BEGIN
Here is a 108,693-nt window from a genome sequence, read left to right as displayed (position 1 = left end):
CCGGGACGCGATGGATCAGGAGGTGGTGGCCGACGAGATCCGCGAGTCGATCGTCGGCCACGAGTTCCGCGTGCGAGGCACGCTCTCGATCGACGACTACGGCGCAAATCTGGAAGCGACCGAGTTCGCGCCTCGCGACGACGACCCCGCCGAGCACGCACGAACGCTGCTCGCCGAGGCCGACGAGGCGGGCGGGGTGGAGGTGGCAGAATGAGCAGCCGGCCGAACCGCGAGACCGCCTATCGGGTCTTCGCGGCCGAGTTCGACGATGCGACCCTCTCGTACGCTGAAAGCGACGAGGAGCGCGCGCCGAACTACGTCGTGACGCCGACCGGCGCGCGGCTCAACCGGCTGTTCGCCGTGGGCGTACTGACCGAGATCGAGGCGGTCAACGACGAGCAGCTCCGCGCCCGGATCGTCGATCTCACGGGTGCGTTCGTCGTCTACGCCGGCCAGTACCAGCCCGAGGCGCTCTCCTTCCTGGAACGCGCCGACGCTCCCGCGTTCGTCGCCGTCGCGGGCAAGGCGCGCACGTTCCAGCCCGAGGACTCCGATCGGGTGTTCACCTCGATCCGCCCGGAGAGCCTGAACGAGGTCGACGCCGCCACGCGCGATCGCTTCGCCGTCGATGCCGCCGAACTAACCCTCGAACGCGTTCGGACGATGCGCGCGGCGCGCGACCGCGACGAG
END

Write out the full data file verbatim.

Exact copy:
Here is a 108,693-nt window from a genome sequence, read left to right as displayed (position 1 = left end):
CCGGGACGCGATGGATCAGGAGGTGGTGGCCGACGAGATCCGCGAGTCGATCGTCGGCCACGAGTTCCGCGTGCGAGGCACGCTCTCGATCGACGACTACGGCGCAAATCTGGAAGCGACCGAGTTCGCGCCTCGCGACGACGACCCCGCCGAGCACGCACGAACGCTGCTCGCCGAGGCCGACGAGGCGGGCGGGGTGGAGGTGGCAGAATGAGCAGCCGGCCGAACCGCGAGACCGCCTATCGGGTCTTCGCGGCCGAGTTCGACGATGCGACCCTCTCGTACGCTGAAAGCGACGAGGAGCGCGCGCCGAACTACGTCGTGACGCCGACCGGCGCGCGGCTCAACCGGCTGTTCGCCGTGGGCGTACTGACCGAGATCGAGGCGGTCAACGACGAGCAGCTCCGCGCCCGGATCGTCGATCTCACGGGTGCGTTCGTCGTCTACGCCGGCCAGTACCAGCCCGAGGCGCTCTCCTTCCTGGAACGCGCCGACGCTCCCGCGTTCGTCGCCGTCGCGGGCAAGGCGCGCACGTTCCAGCCCGAGGACTCCGATCGGGTGTTCACCTCGATCCGCCCGGAGAGCCTGAACGAGGTCGACGCCGCCACGCGCGATCGCTTCGCCGTCGATGCCGCCGAACTAACCCTCGAACGCGTTCGGACGATGCGCGCGGCGCGCGACCGCGACGAG